Who gets to see what’s posted on my Page?

Everything posted on your Page is public. However, not everything that you post on your Page is automatically presented to all your fans.

Facebook has a complex algorithm that decides who gets to see what on Facebook. After all, every time you visit Facebook there are loads of posts it could show you (from your many connections with friends, family, Pages, groups etc). It has to decide what is likely to be of most interest to you, and show these first.

The number of fans seeing posts from Pages has declined significantly over the last few years. That’s partly because businesses have posted lots of low quality content that, frankly, few people would choose to look at - who wants to wade through a stream of dull ‘buy this from us’ posts?

Recent changes at Facebook (from January 2018)  mean it’s going to be even harder for businesses to get their posts seen by fans. But harder doesn’t mean impossible. For the best chance of having your posts presented to fans, they need to be very interesting and very engaging.

Posting from your account onto your Page

Every Facebook post is linked to a specific author, or person who wrote it. The author can be a Facebook account or a Page.

When you’re the administrator of a Page, it’s easy to get confused about who’s the author of a post you’re making. Is it your personal account or the Page? And which should it be?

This is made more complicated when you’re posting from the Facebook app on a phone or tablet. When you post from a desktop you’re given the option to choose who you’re posting as, but that option isn’t always clear in the app - and remember, there’s a separate app for managing Facebook Pages.

Posting as a Page, you can make posts on:

  • Your Page

  • Other Pages

A Page can like other Pages, and individual posts on other Pages.

You can’t post on personal accounts or into groups (with one exception, which I’ll cover in the groups section below).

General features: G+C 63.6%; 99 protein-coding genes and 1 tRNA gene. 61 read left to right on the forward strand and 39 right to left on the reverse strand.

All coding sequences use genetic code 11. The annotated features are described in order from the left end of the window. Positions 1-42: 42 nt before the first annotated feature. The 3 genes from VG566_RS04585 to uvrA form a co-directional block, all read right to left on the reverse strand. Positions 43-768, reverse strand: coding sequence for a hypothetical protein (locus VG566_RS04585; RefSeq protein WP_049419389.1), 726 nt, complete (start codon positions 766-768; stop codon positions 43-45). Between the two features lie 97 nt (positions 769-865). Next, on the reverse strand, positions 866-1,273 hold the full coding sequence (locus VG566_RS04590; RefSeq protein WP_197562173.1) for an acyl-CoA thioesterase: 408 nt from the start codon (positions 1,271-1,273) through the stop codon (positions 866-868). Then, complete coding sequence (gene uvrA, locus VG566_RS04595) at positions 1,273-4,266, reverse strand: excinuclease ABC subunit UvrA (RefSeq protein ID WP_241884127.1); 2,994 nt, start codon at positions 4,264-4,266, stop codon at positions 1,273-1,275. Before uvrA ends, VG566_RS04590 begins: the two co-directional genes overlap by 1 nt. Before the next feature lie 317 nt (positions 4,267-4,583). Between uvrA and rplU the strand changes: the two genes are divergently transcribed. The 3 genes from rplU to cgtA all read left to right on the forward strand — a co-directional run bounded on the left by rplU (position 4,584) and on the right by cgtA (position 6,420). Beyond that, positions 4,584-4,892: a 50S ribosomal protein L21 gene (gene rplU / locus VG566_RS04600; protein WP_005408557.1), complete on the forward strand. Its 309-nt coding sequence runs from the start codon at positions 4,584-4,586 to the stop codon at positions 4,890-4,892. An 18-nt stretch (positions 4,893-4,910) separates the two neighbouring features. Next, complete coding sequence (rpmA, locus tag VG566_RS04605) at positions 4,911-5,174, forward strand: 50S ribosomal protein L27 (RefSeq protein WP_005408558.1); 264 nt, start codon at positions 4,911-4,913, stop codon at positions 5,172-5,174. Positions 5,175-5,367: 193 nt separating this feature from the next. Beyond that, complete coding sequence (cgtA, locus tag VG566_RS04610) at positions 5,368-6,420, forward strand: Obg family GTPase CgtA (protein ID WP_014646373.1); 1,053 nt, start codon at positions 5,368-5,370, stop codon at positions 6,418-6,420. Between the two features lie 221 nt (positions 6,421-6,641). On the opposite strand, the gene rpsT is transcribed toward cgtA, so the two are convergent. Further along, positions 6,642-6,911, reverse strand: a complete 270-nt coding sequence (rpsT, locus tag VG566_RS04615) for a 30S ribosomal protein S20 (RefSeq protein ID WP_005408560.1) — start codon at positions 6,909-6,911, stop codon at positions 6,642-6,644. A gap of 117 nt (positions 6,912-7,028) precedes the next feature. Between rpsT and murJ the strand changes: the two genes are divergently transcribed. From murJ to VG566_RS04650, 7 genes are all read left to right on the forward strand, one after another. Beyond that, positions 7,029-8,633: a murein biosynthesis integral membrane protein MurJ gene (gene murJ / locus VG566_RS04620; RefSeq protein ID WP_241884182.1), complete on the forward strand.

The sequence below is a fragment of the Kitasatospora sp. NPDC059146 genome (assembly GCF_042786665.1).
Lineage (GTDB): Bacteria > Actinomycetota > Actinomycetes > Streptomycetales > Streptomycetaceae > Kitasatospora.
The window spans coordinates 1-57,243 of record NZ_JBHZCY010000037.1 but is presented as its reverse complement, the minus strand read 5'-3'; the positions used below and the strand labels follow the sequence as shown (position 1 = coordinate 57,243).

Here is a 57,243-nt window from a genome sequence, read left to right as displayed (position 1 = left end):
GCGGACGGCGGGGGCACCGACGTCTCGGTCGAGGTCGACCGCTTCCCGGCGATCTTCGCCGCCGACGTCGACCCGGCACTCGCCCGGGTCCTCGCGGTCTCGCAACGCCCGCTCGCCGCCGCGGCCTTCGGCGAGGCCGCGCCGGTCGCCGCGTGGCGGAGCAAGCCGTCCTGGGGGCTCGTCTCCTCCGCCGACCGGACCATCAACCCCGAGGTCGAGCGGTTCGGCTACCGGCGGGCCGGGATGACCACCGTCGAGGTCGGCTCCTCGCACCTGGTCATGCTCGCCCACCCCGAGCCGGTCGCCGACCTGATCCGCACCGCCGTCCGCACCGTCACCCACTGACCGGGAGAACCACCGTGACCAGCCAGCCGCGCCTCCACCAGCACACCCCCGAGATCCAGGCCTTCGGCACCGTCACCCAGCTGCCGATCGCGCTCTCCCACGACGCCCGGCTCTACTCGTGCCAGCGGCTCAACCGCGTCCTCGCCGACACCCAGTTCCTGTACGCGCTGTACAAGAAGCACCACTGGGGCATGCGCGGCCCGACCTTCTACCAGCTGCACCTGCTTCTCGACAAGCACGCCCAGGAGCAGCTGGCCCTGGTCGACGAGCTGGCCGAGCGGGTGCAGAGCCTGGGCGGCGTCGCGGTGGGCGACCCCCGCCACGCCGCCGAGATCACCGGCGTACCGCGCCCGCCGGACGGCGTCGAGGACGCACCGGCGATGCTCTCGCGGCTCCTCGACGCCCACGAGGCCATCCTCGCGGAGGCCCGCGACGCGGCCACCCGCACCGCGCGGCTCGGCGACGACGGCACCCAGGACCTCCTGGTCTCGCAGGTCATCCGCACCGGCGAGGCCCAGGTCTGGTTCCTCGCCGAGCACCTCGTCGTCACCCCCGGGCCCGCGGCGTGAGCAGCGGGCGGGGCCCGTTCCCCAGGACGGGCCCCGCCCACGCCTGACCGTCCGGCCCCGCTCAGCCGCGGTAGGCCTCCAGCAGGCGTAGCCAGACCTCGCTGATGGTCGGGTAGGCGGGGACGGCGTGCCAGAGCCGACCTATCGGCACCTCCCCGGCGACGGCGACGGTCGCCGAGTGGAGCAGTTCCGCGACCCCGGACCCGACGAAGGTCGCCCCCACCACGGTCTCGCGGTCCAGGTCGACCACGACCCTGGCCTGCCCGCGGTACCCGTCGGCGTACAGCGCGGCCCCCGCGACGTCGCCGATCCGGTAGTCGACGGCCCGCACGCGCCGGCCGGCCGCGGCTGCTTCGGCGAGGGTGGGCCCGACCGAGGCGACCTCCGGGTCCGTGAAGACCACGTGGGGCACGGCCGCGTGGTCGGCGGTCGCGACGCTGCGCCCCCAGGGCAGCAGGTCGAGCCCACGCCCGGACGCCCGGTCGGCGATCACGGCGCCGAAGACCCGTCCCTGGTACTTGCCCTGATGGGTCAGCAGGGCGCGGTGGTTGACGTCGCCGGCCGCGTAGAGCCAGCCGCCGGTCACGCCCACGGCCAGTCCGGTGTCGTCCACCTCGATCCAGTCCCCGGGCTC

Can other people post on my Page?

You can choose whether to allow fans to post on your Page. You can also hide comments and block people from your Page.

You can’t control the ads that appear when people are viewing your Page.

While people can make comments and generate discussions on your Page, it all remains under your control. Even when you allow others to post on your Page, these posts are not shared with fans. This makes it almost impossible for someone else to share information or initiate a discussion on your Page.

There’s lots more information in the Facebook help section about Pages.

Just one of the many Dorset Facebook groups

Just one of the many Dorset Facebook groups

Facebook group

A Facebook group is a discussion and information forum that allows anyone in the group to contribute.

Groups can be private or public. Every group has one or more administrators or moderators with control over who has access to the group and who can delete posts.  

There are several big differences between a Page and a group. One is that it’s much easier for any group member to initiate a discussion.

Another difference is that Facebook is keen to grow activity on groups, making this an area where you can expect to see new features being added.

A third big difference between a Page and a group

You can only post into a group using your personal Facebook profile. You can’t post into a group as a Page.

There is one exception to that rule, and it’s fairly new (introduced in late 2017). Page administrators can now set up a group that’s linked to a specific Page, and can post into that group as the Page.

Why would this be useful?

Groups are a great place for discussions. Let’s say your business sells pet products and you want to set up a group where people can discuss issues around pets. You can now create this group and link it to your business Page. Then you can enter into the discussions by posting as your Page, rather than posting from your personal account.

How groups differ from personal accounts and Pages

You can author a Facebook post from your personal account or your Page. You can’t author it in the name of the group. Nor can a group like or share posts made by others.

There’s lots more information in the Facebook help section about groups.

Final thoughts about Facebook accounts, Pages and groups

We all use Facebook differently. There are loads of things you can do in Facebook, and more are being added (almost daily, it feels like).

If you feel Facebook is getting too big and complicated to fully understand, you’re not alone. What’s important is that you find a way of working with Facebook that gives you the results you’re looking for.

If you’re not sure how to do something, don’t be afraid to ask someone. Ask me, if you want.

This post 'The difference between a Facebook Page and a Facebook group' was first published on


FacebookAndrew Knowles